Images highlighting STEVE’s green component and the mysterious green streaks appearing below the “picket fence” a) 6 May 2018, 51.255°N, 114.701°W (credit: Alexei Chernenkoff) and b) 13 September 2018, Isle Royale National Park, MI (credit: Shawn Malone). Credit: Semeter et al., 2020, Figure 1ab
Source: AGU Advances

Citizen scientists are now providing true-color optical imagery using improved digital photography and crowdsourcing of auroral and related nighttime visual emissions. This has led to recent discoveries, for example, of STEVE (Strong Thermal Emission Velocity Enhancement) in the sub-auroral ionosphere arising from extreme ion drifts. Two visually distinct components are seen: a mauve or whitish arc extending in the magnetic east-west direction, and a region of green emission adjacent to the arc often described as a “picket fence”. High-resolution imagery analyzed by Semeter et al. [2020] shows fine scale features within the green emission, consisting of narrow “streaks” that propagate toward STEVE from the poleward side, elongated along the direction of motion due to both motion blur and radiative lifetime. The emission seen is likely excited by strong electric fields responsible for ion drifts producing STEVE while generating ionospheric turbulence and superthermal electrons which produce the streaks reported here. A Viewpoint in this issue [Grandin 2020] gives more context for this result and reminds us to expect more discoveries coordinating citizen science observations!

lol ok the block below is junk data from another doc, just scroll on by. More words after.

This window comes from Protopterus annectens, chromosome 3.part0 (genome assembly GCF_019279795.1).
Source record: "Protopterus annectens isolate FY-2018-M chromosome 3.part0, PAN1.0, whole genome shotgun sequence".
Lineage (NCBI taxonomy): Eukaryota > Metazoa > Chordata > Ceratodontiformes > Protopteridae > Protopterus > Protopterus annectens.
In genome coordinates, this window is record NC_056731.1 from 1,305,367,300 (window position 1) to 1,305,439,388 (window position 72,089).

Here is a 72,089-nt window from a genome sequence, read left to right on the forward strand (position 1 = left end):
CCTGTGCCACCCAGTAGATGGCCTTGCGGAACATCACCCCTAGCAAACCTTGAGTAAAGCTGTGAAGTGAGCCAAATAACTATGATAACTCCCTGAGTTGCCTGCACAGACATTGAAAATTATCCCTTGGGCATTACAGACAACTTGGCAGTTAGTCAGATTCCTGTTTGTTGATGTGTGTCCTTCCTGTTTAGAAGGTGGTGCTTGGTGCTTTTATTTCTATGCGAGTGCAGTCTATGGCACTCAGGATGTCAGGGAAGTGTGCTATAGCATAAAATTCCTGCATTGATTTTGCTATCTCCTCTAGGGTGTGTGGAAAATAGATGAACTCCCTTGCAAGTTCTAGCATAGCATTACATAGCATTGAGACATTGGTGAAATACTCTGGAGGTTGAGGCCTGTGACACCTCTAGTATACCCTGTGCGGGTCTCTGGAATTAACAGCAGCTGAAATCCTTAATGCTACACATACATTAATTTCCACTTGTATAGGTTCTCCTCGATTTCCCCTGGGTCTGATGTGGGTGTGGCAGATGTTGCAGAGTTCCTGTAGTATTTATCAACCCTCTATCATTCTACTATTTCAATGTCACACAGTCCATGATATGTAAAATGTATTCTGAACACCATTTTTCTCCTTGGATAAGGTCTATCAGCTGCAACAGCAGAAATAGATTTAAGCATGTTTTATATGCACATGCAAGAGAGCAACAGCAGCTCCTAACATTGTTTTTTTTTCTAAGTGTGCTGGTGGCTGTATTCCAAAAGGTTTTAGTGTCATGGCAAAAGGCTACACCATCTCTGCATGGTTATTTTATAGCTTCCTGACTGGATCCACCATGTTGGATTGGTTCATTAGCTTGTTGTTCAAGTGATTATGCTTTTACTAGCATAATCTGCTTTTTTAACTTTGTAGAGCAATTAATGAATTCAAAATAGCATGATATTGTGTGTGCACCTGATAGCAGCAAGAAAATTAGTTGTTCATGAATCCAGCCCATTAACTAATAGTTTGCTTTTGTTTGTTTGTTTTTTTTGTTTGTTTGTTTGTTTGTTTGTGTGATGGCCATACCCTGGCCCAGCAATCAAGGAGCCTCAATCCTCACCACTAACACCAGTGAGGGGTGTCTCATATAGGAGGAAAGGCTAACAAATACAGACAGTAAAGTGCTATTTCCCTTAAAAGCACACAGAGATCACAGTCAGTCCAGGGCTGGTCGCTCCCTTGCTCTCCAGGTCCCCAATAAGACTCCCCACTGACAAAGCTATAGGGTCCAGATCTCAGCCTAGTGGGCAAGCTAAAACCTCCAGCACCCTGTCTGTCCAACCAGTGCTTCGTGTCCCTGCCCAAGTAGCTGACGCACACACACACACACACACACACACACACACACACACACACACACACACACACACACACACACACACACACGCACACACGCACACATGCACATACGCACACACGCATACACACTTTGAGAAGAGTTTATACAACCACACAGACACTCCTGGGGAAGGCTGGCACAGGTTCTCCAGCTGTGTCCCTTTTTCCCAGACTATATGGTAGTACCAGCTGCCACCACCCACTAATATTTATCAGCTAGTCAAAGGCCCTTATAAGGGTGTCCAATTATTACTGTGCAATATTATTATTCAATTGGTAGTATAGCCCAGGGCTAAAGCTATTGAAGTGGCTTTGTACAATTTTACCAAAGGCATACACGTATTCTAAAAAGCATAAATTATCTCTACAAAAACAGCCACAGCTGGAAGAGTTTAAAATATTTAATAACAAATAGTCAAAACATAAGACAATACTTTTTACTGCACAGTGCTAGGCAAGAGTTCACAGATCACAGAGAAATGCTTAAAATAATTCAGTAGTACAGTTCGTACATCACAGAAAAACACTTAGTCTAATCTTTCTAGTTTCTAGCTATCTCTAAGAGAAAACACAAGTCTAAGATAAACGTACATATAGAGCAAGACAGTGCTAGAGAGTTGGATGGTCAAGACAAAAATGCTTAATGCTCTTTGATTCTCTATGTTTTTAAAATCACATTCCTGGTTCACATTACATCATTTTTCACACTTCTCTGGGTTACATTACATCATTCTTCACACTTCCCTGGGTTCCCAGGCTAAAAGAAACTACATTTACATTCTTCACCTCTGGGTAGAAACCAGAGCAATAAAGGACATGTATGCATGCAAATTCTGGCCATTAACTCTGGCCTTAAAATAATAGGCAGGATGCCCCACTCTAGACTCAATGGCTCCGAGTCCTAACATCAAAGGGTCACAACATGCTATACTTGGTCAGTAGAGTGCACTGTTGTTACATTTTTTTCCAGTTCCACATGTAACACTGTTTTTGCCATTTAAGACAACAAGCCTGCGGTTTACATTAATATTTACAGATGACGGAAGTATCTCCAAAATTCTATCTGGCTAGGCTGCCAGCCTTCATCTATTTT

Citation: Semeter, J., Hunnekuhl, M., MacDonald, E., Hirsch, M., Zeller, N., Chernenkoff, A. & Wang, J. [2020]. The Mysterious Green Streaks Below STEVE. AGU Advances, 1, e2020AV000183. [2020]. The Mysterious Green Streaks Below STEVE. AGU Advances, 1, e2020AV000183.

—Mary Hudson, Editor, AGU Advances

Text © 2020. The authors. CC BY-NC-ND 3.0
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